Through the first nine games of the season, DeMar DeRozan‘s historic start has garnered quite a bit of attention, and it’s certainly been warranted.
When somebody tells him about the accolades he’s earned less than a month into the year, he doesn’t believe it, but the Raptors veteran guard does take solace in the fact that he’s done it his way.
“I’m a very rebellious person,” DeRozan told reporters at shoot around. “When somebody tells me I can’t do something, I’m going to do it just to show you it could be done. The cool thing I find, to me, is when people say the mid-range game’s not dead.
“I never let nobody depict or tell me how to play basketball. If I get it done—if anybody can get it done in any type of style—that’s all that matters.”
In eight out of those first nine, DeRozan has scored at least 32 points in every game. He’s the first player since Michael Jordan (’86-87) to score 30 in the seven out of the first eight games of the season.
Remarkably, the brunt of DeRozan’s damage comes in between 10 and 23 feet through jump shots, where he’s gone 69-of-125 (55.2 percent) so far. The 27-year-old has also cashed in on 52 percent of his jumpers from 3 to 10 feet while taking less than two three-pointers per game.
DeRozan is averaging nearly 23 field goal attempts per game as well. It’s a mindset, he says, that emulates one of his childhood idols.
“That’s how I grew up watching basketball or watching some of my favorite players,” he said. “Allen Iverson was one of my favorite players. He’s in the game 11-for-35, but he won the game. He was going out there every night playing on the floor trying to win the games, so I always had that mentality.”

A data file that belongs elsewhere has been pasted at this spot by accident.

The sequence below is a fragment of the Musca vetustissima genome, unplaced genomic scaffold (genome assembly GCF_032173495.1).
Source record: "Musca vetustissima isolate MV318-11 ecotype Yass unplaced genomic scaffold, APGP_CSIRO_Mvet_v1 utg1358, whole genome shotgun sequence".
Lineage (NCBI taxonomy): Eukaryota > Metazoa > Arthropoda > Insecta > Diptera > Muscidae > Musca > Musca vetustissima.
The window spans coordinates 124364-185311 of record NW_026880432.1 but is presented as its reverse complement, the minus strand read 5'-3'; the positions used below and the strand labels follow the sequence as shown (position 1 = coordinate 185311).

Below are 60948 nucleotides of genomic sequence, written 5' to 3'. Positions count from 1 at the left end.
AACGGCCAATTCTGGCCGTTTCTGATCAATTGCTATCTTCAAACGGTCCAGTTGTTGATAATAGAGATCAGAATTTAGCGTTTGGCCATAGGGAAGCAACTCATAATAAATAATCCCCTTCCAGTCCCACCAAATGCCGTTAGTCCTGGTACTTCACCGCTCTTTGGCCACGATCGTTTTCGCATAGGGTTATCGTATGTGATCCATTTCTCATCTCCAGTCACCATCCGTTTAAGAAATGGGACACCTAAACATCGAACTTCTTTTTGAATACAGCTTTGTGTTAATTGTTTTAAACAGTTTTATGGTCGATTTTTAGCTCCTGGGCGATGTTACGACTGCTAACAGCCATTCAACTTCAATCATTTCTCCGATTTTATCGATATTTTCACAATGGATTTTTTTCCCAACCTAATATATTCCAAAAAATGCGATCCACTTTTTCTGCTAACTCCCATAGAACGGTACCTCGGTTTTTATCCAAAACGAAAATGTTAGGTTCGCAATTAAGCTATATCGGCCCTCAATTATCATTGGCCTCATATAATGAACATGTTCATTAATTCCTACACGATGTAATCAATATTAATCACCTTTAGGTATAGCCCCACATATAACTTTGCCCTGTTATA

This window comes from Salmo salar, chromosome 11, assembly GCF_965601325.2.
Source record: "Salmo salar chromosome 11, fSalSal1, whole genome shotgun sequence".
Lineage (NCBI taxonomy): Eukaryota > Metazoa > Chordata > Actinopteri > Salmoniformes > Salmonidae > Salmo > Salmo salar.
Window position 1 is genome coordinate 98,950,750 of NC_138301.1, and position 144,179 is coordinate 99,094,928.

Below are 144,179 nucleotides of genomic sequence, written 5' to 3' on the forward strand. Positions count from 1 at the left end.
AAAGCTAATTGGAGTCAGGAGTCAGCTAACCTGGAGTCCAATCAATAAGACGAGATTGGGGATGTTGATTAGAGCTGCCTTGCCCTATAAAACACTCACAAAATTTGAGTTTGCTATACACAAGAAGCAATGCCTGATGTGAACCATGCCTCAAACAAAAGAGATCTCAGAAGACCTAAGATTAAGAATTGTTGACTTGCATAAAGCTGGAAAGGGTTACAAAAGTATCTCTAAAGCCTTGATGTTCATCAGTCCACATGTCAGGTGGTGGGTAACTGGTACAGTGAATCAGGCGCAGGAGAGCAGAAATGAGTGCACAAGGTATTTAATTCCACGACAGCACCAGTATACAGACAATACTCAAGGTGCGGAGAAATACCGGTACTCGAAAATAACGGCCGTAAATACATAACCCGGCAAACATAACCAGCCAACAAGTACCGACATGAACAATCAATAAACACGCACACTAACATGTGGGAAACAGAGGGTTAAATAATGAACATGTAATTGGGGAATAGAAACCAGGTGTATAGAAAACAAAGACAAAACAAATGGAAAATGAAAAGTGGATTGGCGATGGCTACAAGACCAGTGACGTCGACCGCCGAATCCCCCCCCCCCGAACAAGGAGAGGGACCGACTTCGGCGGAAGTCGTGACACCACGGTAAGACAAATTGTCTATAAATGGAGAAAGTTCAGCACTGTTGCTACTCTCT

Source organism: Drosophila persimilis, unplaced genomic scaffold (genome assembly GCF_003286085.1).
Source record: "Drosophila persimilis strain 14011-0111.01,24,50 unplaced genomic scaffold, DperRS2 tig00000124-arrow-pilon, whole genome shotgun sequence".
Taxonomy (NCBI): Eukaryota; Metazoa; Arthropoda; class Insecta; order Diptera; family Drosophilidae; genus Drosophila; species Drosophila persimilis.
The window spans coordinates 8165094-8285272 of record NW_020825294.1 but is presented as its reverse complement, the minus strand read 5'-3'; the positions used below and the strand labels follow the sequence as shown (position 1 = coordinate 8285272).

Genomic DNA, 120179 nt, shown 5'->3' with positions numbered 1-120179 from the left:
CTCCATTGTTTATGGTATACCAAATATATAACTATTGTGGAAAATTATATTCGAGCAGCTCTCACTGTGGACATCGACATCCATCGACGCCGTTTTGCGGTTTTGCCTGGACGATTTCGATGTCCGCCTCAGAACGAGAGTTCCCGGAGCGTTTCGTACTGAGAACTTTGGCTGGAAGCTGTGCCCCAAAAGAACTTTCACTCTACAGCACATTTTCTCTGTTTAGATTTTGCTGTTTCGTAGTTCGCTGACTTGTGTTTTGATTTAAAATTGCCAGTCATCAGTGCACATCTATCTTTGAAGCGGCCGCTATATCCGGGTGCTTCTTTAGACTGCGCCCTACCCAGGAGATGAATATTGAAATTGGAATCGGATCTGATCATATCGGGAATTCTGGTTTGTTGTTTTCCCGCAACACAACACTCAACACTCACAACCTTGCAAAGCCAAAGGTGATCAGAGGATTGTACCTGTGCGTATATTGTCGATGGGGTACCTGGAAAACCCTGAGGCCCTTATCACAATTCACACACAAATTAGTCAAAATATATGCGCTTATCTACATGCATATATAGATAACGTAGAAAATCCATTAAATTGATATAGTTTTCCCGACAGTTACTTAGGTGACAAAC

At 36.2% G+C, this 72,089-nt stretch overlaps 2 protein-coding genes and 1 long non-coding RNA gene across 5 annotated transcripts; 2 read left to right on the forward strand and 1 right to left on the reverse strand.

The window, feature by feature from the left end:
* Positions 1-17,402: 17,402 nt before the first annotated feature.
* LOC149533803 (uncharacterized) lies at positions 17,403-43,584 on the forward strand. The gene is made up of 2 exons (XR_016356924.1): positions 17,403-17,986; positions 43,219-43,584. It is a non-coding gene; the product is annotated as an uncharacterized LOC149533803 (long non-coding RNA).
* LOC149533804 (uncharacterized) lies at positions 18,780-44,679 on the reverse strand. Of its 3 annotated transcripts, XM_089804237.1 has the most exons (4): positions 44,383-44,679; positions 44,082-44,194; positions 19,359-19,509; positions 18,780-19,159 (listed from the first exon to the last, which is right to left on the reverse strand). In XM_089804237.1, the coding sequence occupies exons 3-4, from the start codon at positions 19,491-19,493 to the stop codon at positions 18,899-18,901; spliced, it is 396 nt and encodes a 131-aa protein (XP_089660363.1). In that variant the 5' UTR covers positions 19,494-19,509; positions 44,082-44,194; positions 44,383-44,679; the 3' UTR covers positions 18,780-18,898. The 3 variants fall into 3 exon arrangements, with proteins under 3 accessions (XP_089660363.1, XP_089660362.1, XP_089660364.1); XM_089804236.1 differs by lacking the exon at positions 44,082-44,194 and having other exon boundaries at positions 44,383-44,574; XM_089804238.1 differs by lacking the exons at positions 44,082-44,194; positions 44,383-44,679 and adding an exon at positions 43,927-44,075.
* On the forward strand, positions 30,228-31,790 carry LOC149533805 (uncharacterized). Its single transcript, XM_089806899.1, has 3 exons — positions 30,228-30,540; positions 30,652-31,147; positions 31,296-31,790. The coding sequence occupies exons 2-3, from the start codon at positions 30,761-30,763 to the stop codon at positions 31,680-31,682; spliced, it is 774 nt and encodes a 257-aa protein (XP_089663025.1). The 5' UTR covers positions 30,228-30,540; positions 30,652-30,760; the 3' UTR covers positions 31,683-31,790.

— Spencer Davies (@SpinDavies) November 15, 2016
Now in his eighth year in the league, DeRozan credits his maturation as the biggest factor for his success out of the gate.
“I feel like I’ve been in every scenario when it comes to basketball-wise—late game, going against certain defenders, big guys, smaller guys, seeing double teams. Everything is stuck in my mind, so when I go out there, I’m familiar with everything, so it makes everything else come easier.”
DeRozan’s long-time partner in the Toronto backcourt, Kyle Lowry, admits that it’s ‘definitely cool’ to see his teammate’s name with select company.
“I tell him stuff about it, but I think it’s something when he retires from basketball, whenever that is years from now, and he goes back to look at this start he’s having and the things he’s doing in his career—It’s something to be like, ‘Wow. That was an amazing time for me in my life.’”
The Raptors have an undesirable back-to-back, starting Tuesday night in Cleveland and continuing Wednesday at the Air Canada Centre against the Warriors.
Though it’s early in the season, DeRozan looks at it as a way to see where Toronto—a team that he believes is already better than it was before because of its experiences in the postseason—truly stands among the NBA’s elite.
“As a competitor you look forward to this,” he said. “When I’d seen it on the schedule, it’s something you look at and you can’t wait to test yourself. You’re playing against the two teams that was in the Finals last year.
“It don’t get no better than that early in the season to see where we at.”